If an exception is thrown by aB.methodB1 then the rest of the try block is not executed. Control is transferred to the catch block. In this example the exception is eaten (ignored)

block. In this example the exception is eaten (ignored) public methodA2 { // eating an exception.

public methodA2 { // eating an exception. Not recommended

try{

aB.methodB1();

}

catch (IOException ex) {

}

}

B aB = new B();

try{

aB.methodB1();

}

catch (IOException ex) {

System.out.println(ex); ex.printStackTrace();

// local cleanup, exception can not be fully

// resolved here, so rethrow it throw ex;

}

public methodA4 throws velException {

B aB = new B();

try{

aB.methodB2();

}

catch(IOException ioEx) { // handle exception here

}

catch(velException velEx) { System.out.println(velEx); // do something here throw velEx;

}

}

At least put statements like this System.out.println(ex); ex.printStackTrace();

public methodA3 trows IOException { // rethrowing an exception

catch(IOException ex) {

}

catches all objects instantiated from class IOException or its subclasses

Multiple catch blocks associated with a try block are executed in order of appearence. The first block that matches an exception type is executed. The remaining blocks are not visited.

catch blocks checking for subclasses of an exception type should appear before catch blocks checking for the superclass. Otherwise the compiler will complain

Finally Block and Resource management try { A finally clause can be associated with }
Finally Block and Resource management
try {
A finally clause can be associated with
}
a try statement
catch (IOException ex) {
A try block may not have any catch
clauses associated with it, but it still
}
could have a finally block
catch (velException ex) {
}
finally {
// release non object resources
// clean up stuff
The finally block is always executed,
wether an exception id thrown in the
associated try block or not.
}
A finally block may also throw an
exception.

Two possibilities:

Two possibilities: i) Exception Thrown in the try block: The try block is exited at the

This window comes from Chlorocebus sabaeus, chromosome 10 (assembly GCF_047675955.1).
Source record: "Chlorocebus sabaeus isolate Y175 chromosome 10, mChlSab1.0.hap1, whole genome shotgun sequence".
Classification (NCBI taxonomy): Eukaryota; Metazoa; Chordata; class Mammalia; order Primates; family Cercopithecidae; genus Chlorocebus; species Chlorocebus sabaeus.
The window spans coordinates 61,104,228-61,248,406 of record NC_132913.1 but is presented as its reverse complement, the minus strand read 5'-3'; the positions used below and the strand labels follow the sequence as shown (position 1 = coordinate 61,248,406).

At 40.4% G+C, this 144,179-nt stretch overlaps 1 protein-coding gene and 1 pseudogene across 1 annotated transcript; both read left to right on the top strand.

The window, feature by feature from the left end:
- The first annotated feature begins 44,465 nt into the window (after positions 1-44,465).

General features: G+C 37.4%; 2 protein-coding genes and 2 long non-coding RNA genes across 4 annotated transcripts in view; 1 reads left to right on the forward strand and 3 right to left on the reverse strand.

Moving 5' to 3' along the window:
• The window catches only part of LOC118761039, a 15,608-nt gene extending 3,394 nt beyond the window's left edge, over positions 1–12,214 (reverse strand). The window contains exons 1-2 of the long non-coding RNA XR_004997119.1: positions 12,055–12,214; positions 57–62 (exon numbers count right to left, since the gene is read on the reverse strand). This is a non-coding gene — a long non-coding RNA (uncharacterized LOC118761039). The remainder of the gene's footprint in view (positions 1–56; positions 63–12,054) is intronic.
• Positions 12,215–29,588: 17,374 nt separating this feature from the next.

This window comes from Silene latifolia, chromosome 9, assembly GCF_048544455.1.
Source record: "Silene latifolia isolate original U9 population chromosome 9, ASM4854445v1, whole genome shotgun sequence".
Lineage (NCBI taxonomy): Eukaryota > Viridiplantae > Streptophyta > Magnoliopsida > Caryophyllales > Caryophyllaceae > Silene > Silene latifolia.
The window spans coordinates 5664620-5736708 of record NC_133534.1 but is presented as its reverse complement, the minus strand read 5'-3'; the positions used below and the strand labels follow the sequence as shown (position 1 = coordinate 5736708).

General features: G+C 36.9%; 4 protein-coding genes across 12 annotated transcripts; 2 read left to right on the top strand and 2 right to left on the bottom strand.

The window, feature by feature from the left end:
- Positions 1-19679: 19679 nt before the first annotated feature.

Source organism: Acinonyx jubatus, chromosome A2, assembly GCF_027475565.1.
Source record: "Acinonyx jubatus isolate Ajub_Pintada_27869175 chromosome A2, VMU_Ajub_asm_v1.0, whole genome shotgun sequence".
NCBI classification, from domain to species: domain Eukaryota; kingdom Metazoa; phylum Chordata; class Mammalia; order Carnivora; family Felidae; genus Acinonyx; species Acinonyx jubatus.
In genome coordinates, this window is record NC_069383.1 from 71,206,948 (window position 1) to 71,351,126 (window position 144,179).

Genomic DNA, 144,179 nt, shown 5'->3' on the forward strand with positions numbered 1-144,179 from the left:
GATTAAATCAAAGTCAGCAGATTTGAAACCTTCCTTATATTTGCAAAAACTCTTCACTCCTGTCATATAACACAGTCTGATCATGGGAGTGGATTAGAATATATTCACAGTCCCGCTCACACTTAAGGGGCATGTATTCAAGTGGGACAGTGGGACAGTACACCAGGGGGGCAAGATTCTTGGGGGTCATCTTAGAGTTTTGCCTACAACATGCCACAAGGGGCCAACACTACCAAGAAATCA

i) Exception Thrown in the try block: The try block is exited at the statement which results in the thrown exception (no further statements in the try block are executed). If any catch clauses are present, then all of them are examined in turn. When the propoer catch clause is found its block is executed (this catch block may throw an exception). If no catch clause matches the exception, then none of the catch blocks is executed. Finally block is executed. If the exception has been handled in a catch block then execution continues after the finally block, otherwise the exception percolates to the calling finction and control is is passed to the calling function, and no statements after the finally block are executed.

ii) No Execption Thrown in the try block: The try block is completed successfully. None of the catch blocks is executed, but the finally block is executed. Execution continues after the finally block.

In both of the above two cases, wether an exception is thrown or not in the try blcok, the finally block is always executed.

Advice about Exception Handling

Practical Java, Peter Haggar

Never eat an exception

Never eat an exception Do not handle exception handling at the end of the development cycle.

Do not handle exception handling at the end of the development cycle. Desig

n your error handling strategy from the beginning.

Be specific and comprehensive with the throws clause (dont be lazy and just include the super class in the throw clause, if subclass execptions are being thrown)

Use finally to avoid resource leaks

Do not return from a try block (remember, the finally block is always executed)

Place try/catch blocks outside of loops (execption handling degrades performance)

Do not use exceptions for control flow or to report conditions that are not errors

Do not use exceptions for every error condition

Throw exceptions from constructors

Return objects to a valid state before throwing an exception